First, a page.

Corridors of Time

Box Log Falls, Lamington National Park, Queensland, Australia. Part of a remnant rainforest that once spanned across Antarctica and neighboring lands.Malcolm Jacobson, CC BY-SA 2.0, via Wikimedia Commons

Recently, the family and I went on the first vacation since the Pandemic to Victoria, British Columbia. I keep forgetting to post photos and talk about the trip due to time, but needless to say it was a great trip and we had a much needed break after 3 years.

On the final day, we visited the Royal British Columbia Museum and saw many great exhibits. The Museum is excellent, and I definitely recommend a visit.

Mammoth exhibit
The prehistoric mammoth exhibit at RBCM was amazing.
Elk exhibit
The RBCM also had great exhibits depicting native fauna including elk.
Seashore exhibit
You could also see exhibits of different habitats around Vancouver Island.

Among its features that day was an IMAX movie about prehistoric Antarctica titled “Dinosaurs Of Antarctica 3D”. You can see a trailer of it here:

The IMAX movie provided a visual tour of Antarctica across various points in time, when it was a lush rainforest, how it survived the catastrophic Permian-Triassic mass-extinction, and much later when the asteroid struck the earth, leading to the end of the dinosaurs. Now, the entire continent is a frozen waste, with only remnants left in Australia, but it was not always so.

The Gondwana Supercontinent, 420 million years ago. Fama Clamosa, CC BY-SA 4.0, via Wikimedia Commons

It’s sad to imagine a vibrant world like that is now long dead, buried under ice, but it’s also fascinating to think of how much time has passed, and how much the world changes. Even when Antarctica was warmer and sustained a vast array of life, that life changed and evolved over eons as well. In the earliest era, there were primitive lizard-like creatures that eventually evolved into mammals, huge predatory amphibians, and later the classic dinosaurs. They, like us, would not be able to mark such a long, vast passage of time.

Thinking about it puts all our efforts and beliefs into perspective. The earth, and its changing climate (man-made or otherwise) doesn’t really care whether you believe in it or not, or whether it might lead to extinction of some species while allowing others to thrive. This world belongs to the Earth, and we’re just living in it. Even on a small, more generational level, change occurs. When my family and I visited Leavenworth, WA earlier this summer we visited a local man-made island that had been created a hundred years ago. A plaque at the entrance pointed out that over time due to natural processes, certain species of trees had sprung up, but after another 100 years would die off and different species would be ascendant. Any human alive today will likely not be around to see the change, but in a few generations the island will have different flora and fauna simply due to natural process.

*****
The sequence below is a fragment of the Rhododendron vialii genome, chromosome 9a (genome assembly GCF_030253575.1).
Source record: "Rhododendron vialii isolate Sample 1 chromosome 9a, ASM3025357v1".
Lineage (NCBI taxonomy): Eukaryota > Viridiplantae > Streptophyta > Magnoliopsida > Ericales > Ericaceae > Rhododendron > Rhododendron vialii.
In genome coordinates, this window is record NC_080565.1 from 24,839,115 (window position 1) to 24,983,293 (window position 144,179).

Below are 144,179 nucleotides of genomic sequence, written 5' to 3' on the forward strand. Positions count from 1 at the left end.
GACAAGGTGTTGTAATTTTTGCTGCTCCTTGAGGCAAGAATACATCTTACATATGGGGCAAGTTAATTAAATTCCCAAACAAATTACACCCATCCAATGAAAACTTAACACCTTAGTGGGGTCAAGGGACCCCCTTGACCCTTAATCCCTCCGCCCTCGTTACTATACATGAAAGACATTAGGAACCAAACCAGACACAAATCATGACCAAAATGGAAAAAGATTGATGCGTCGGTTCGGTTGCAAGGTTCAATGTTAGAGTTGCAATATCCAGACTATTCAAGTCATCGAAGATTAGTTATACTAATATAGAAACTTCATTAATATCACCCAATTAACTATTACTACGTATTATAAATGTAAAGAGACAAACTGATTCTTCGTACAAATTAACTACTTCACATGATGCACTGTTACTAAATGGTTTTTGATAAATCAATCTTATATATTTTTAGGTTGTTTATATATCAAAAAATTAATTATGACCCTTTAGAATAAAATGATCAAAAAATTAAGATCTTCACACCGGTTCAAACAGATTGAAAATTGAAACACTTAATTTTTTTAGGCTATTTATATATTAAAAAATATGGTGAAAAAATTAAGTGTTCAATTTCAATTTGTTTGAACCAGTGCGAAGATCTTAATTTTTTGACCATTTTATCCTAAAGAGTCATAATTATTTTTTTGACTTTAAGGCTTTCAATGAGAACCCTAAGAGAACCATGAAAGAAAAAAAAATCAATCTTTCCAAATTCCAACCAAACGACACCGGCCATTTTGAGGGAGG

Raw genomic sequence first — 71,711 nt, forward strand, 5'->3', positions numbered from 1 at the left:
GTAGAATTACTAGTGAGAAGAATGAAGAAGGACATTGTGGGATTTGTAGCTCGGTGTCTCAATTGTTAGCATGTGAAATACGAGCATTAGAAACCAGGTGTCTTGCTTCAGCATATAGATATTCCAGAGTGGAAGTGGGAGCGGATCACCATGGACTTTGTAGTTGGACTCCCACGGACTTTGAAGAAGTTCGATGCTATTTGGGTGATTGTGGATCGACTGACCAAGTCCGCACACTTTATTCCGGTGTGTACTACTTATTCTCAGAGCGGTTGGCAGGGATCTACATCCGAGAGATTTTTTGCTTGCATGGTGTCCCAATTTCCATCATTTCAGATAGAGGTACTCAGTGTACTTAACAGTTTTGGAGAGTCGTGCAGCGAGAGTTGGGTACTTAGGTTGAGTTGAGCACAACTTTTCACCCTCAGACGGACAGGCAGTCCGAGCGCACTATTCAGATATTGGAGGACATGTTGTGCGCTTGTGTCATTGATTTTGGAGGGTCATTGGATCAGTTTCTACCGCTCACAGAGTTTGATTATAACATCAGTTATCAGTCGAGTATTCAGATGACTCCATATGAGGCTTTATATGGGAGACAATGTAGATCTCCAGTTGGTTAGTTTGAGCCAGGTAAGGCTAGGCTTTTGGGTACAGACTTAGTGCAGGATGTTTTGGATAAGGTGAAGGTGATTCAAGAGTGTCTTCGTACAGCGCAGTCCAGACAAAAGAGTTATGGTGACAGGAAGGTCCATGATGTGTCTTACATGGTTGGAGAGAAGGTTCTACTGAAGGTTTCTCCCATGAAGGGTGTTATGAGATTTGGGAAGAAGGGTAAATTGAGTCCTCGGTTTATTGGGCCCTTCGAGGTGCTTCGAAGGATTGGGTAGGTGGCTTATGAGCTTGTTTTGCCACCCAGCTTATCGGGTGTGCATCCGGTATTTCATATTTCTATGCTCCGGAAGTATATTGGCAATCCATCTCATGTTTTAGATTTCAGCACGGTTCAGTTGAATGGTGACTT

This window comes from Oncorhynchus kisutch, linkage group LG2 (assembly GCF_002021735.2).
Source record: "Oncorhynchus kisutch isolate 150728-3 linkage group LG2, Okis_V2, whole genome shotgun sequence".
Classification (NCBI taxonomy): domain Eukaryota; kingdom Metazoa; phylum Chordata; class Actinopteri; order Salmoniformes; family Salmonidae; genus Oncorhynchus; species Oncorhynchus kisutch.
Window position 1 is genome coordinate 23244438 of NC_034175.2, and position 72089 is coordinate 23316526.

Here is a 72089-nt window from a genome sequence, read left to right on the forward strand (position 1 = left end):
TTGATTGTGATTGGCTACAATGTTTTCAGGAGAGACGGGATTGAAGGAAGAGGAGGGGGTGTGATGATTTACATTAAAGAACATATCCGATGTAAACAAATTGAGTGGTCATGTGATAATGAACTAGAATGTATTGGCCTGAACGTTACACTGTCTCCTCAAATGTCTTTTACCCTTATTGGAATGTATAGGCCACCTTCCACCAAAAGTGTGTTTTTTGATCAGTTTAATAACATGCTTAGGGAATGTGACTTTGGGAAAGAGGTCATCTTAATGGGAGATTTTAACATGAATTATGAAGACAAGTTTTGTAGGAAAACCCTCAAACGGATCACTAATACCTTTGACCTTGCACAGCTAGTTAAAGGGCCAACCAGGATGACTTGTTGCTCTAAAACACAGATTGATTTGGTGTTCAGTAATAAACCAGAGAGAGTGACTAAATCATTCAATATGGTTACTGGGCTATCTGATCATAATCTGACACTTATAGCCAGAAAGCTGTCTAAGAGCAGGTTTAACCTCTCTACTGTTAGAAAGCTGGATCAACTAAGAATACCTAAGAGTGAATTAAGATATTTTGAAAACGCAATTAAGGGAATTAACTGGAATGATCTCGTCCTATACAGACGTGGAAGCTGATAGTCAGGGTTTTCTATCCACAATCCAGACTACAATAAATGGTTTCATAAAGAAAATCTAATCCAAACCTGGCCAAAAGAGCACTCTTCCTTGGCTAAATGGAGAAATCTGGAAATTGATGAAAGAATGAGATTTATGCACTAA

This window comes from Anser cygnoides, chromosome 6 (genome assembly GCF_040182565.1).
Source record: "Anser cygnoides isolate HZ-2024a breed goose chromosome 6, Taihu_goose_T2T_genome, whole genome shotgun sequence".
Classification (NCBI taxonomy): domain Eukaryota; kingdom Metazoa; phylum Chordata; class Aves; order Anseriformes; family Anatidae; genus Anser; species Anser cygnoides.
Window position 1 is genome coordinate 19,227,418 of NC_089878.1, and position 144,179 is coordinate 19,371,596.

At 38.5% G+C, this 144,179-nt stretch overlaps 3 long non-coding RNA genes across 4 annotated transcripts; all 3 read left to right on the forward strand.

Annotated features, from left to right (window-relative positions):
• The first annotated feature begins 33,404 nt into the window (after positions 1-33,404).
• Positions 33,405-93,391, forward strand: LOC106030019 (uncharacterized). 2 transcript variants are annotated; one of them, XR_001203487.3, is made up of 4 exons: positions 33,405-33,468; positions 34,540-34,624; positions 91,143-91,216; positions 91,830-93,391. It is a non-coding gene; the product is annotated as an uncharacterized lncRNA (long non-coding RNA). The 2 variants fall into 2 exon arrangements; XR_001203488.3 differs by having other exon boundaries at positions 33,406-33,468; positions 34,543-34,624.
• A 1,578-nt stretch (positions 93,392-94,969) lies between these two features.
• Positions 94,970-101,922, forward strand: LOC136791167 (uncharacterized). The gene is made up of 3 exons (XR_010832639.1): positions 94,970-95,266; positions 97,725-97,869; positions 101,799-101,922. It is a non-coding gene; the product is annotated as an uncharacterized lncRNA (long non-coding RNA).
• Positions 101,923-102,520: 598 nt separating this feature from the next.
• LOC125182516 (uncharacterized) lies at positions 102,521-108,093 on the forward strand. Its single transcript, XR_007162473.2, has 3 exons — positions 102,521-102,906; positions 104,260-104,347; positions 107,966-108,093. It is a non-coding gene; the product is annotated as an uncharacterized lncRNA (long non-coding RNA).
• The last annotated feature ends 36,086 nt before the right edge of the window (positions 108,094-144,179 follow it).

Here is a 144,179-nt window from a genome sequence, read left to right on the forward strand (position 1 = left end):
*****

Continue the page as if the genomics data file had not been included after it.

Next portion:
Example fauna and flora we saw at the park just outside Leavenworth.
Example fauna and flora we saw at the park just outside Leavenworth.

Faced with this reality, it makes us naturally worry about what our place in the world is, and how we can live in it. Many of our solutions, philosophical, religious and such are, if you scratch the surface, made by humans for humans. Even the Buddhist religion, of which I’ve been a follower since 20051 often feels like it has a lot human-centric window-dressing. Many aspects of Buddhist “lore” (think Star Wars expanded universe) seem somewhat silly in the face of science. It’s not necessarily “wrong” though, and I strongly disagree the Western-Buddhist tendency to write it off as “cultural accretions”, either.2 However, at the end of the day, it’s just human expression across history.

And yet, there are certain fundamental truths that all Buddhists know (or ought to), that not only conform to science, but also give it some sense of meaning beyond the raw, materialistic one:

  • All things arise due to external causes and conditions. As such, their existence is contingent and fluid, not static.
  • Therefore, life is precious and fragile.
  • Similarly, change is the only true constant of the universe, and much of it happens outside our control. Some if it is induced by our own shortsightedness though.
  • Thus, one’s mind is what truly matters.
  • In the same way, conduct matters. What we do affects others, what others do affects us.

For this reason, many different approaches, or “dharma gates“, arose in the Buddhist tradition in order to actualize these truths. But sometimes, you also need something bland and neutral like natural science to kick you in the pants, ground yourself, and remind you what matters.

Namu Amida Butsu
Namu Kanzeon Bosatsu

P.S. Title of this post is a nod to famous song from the Chrono Trigger soundtrack: toki no kairō (時の回廊)

1 Arguably even further back, if you count dabbling in high school, but it’s a hassle to explain.

2 One researcher’s description of Western Buddhism as “Protestant Buddhism” is pretty spot-on, I think. Oh hey, look, more cultural accretions! Highly recommend the linked book, by the way.

Published by Doug

🎵Toss a coin to your Buddhist-Philhellenic-D&D-playing-Japanese-studying-dad-joke-telling-Trekker, O Valley of Plentyyy!🎵He/him

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